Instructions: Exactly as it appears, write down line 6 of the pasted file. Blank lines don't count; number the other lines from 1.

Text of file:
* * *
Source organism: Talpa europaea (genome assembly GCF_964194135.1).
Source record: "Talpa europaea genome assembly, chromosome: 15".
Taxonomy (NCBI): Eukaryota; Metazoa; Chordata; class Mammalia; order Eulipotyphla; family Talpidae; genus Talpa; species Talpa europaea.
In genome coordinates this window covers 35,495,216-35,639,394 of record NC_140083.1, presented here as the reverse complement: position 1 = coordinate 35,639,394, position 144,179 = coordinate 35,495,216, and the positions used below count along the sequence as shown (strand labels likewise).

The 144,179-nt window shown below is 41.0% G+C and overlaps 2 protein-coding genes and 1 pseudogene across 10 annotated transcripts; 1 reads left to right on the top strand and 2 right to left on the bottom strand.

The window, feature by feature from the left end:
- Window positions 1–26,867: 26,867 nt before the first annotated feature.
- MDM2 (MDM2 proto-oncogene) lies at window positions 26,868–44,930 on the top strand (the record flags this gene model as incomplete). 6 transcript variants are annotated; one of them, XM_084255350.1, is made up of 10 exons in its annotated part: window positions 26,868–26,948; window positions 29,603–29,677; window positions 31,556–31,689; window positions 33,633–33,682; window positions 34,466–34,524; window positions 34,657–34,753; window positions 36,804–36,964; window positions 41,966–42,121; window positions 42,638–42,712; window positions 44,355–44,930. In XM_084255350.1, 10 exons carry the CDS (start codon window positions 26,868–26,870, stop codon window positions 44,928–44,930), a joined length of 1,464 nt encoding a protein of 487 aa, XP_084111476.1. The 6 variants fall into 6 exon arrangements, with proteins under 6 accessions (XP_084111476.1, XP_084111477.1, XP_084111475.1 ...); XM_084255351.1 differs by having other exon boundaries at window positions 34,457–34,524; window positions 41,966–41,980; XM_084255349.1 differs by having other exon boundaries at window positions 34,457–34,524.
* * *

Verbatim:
The window, feature by feature from the left end: